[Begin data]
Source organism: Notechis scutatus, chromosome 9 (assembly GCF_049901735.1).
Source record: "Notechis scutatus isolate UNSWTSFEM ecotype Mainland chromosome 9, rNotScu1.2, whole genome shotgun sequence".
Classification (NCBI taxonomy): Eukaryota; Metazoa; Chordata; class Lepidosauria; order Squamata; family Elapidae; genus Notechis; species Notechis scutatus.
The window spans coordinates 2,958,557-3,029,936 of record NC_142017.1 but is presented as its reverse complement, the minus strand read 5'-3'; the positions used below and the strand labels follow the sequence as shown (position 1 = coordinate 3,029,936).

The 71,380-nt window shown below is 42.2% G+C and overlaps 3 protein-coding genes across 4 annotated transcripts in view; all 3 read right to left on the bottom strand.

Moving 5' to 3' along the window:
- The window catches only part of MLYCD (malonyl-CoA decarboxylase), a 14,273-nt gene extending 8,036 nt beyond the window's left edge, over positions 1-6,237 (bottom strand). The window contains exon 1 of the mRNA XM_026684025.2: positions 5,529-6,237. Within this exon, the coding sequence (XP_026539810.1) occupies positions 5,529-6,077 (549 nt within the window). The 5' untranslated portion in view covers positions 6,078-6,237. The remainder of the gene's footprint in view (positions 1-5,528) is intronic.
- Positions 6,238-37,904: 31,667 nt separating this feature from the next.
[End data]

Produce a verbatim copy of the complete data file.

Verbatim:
Source organism: Notechis scutatus, chromosome 9 (assembly GCF_049901735.1).
Source record: "Notechis scutatus isolate UNSWTSFEM ecotype Mainland chromosome 9, rNotScu1.2, whole genome shotgun sequence".
Classification (NCBI taxonomy): Eukaryota; Metazoa; Chordata; class Lepidosauria; order Squamata; family Elapidae; genus Notechis; species Notechis scutatus.
The window spans coordinates 2,958,557-3,029,936 of record NC_142017.1 but is presented as its reverse complement, the minus strand read 5'-3'; the positions used below and the strand labels follow the sequence as shown (position 1 = coordinate 3,029,936).

The 71,380-nt window shown below is 42.2% G+C and overlaps 3 protein-coding genes across 4 annotated transcripts in view; all 3 read right to left on the bottom strand.

Moving 5' to 3' along the window:
- The window catches only part of MLYCD (malonyl-CoA decarboxylase), a 14,273-nt gene extending 8,036 nt beyond the window's left edge, over positions 1-6,237 (bottom strand). The window contains exon 1 of the mRNA XM_026684025.2: positions 5,529-6,237. Within this exon, the coding sequence (XP_026539810.1) occupies positions 5,529-6,077 (549 nt within the window). The 5' untranslated portion in view covers positions 6,078-6,237. The remainder of the gene's footprint in view (positions 1-5,528) is intronic.
- Positions 6,238-37,904: 31,667 nt separating this feature from the next.